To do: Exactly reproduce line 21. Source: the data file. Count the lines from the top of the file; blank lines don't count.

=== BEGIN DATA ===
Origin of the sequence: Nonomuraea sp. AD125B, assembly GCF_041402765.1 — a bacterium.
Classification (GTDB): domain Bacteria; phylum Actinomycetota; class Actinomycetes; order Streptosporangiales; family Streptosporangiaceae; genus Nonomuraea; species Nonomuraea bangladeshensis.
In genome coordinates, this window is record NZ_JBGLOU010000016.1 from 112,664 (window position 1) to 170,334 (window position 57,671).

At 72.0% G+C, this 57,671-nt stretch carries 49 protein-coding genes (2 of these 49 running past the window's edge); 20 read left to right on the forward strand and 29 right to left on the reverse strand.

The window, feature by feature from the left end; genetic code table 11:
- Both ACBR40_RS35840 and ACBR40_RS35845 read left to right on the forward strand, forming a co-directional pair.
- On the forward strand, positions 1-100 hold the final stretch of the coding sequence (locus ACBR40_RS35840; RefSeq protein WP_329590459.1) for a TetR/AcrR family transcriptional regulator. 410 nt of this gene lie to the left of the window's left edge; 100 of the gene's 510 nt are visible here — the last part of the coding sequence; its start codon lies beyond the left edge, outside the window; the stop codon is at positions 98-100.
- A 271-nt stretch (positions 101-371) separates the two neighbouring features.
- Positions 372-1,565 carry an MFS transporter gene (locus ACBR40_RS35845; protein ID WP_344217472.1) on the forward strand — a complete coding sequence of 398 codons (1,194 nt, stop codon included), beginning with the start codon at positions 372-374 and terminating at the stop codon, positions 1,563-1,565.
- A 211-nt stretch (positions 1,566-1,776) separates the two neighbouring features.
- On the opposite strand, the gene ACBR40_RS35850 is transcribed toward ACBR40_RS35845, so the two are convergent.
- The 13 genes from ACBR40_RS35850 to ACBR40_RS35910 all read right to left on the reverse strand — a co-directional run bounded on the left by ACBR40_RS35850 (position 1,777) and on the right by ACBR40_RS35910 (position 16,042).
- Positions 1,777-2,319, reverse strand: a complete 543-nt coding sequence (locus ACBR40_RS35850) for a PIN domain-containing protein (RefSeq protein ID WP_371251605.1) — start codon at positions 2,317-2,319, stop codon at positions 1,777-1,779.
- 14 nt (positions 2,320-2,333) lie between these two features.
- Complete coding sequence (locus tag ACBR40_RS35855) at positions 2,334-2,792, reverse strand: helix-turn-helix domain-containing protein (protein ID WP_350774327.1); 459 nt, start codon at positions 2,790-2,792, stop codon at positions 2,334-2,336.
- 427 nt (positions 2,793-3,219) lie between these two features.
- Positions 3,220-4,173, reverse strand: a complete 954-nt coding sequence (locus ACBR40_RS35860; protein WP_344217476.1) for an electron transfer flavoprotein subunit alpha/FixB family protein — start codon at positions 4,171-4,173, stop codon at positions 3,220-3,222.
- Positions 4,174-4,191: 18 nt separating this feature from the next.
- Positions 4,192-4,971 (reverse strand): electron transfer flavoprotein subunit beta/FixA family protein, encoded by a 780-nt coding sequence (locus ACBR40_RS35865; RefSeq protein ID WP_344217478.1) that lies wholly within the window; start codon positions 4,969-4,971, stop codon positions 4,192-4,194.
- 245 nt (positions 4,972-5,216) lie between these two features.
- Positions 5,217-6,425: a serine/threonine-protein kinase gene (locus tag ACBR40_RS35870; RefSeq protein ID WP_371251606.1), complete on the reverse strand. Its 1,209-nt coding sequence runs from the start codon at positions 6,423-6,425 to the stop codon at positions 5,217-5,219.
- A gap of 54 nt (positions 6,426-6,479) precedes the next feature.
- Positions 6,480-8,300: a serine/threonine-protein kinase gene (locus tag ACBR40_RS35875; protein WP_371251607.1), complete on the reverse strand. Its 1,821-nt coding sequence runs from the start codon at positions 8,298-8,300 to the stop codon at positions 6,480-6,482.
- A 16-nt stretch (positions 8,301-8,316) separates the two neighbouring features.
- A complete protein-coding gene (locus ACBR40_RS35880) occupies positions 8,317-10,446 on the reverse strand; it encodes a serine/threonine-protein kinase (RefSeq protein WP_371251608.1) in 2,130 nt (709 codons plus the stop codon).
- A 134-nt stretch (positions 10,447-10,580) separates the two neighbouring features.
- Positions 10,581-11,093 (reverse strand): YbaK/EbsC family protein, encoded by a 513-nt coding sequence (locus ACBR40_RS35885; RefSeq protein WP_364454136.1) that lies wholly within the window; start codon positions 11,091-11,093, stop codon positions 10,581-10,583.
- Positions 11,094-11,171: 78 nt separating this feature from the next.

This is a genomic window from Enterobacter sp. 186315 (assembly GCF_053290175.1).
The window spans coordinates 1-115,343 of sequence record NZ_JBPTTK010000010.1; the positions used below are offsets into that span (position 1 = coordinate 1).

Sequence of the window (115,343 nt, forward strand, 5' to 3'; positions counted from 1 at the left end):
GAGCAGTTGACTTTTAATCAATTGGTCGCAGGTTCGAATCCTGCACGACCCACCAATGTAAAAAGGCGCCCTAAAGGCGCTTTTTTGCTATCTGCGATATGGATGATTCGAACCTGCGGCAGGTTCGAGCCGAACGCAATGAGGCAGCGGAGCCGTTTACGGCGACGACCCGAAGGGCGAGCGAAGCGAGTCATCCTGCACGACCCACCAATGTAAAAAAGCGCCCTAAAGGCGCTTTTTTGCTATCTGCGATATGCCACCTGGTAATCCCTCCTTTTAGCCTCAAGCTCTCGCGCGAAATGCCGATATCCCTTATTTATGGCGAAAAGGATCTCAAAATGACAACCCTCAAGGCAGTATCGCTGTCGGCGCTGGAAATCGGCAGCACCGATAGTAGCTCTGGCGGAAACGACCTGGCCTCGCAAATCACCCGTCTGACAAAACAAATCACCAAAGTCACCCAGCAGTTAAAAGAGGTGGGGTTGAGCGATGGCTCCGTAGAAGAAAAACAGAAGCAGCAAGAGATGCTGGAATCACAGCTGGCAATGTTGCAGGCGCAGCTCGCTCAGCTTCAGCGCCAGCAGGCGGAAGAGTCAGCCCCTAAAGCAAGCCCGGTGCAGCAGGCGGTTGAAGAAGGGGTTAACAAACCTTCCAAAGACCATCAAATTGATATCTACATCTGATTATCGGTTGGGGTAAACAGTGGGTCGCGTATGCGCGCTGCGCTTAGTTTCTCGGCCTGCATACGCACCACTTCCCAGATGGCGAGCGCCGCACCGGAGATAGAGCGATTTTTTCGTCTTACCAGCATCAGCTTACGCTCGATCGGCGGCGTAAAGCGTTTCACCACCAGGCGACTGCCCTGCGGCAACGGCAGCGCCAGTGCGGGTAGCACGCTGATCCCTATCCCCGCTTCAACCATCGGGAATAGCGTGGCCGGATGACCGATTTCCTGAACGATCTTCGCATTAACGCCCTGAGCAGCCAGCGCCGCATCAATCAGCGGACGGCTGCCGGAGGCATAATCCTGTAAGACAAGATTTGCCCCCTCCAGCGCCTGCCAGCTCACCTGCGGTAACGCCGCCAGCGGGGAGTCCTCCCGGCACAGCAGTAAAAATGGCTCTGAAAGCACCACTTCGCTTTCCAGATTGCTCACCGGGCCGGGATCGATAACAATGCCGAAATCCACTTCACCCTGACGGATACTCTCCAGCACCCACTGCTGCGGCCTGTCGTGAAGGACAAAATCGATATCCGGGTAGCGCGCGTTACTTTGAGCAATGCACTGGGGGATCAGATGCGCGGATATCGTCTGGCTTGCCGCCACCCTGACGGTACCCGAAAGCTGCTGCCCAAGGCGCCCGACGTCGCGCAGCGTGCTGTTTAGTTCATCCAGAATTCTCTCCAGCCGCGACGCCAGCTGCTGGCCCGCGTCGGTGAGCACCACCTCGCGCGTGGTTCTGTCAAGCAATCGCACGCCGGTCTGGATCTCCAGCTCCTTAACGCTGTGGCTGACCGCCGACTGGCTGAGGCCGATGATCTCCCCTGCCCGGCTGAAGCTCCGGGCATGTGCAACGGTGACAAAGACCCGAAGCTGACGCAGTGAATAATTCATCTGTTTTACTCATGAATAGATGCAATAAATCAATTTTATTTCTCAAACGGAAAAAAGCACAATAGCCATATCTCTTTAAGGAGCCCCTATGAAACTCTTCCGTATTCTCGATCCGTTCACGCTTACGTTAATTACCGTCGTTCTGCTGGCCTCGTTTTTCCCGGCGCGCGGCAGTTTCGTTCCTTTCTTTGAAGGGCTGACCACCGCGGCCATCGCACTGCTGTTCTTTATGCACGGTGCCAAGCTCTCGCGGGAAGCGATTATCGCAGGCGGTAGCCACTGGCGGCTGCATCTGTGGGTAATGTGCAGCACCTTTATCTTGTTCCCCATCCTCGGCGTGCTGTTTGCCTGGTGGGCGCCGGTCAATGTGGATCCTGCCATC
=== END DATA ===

- Positions 5,217-6,425: a serine/threonine-protein kinase gene (locus tag ACBR40_RS35870; RefSeq protein ID WP_371251606.1), complete on the reverse strand. Its 1,209-nt coding sequence runs from the start codon at positions 6,423-6,425 to the stop codon at positions 5,217-5,219.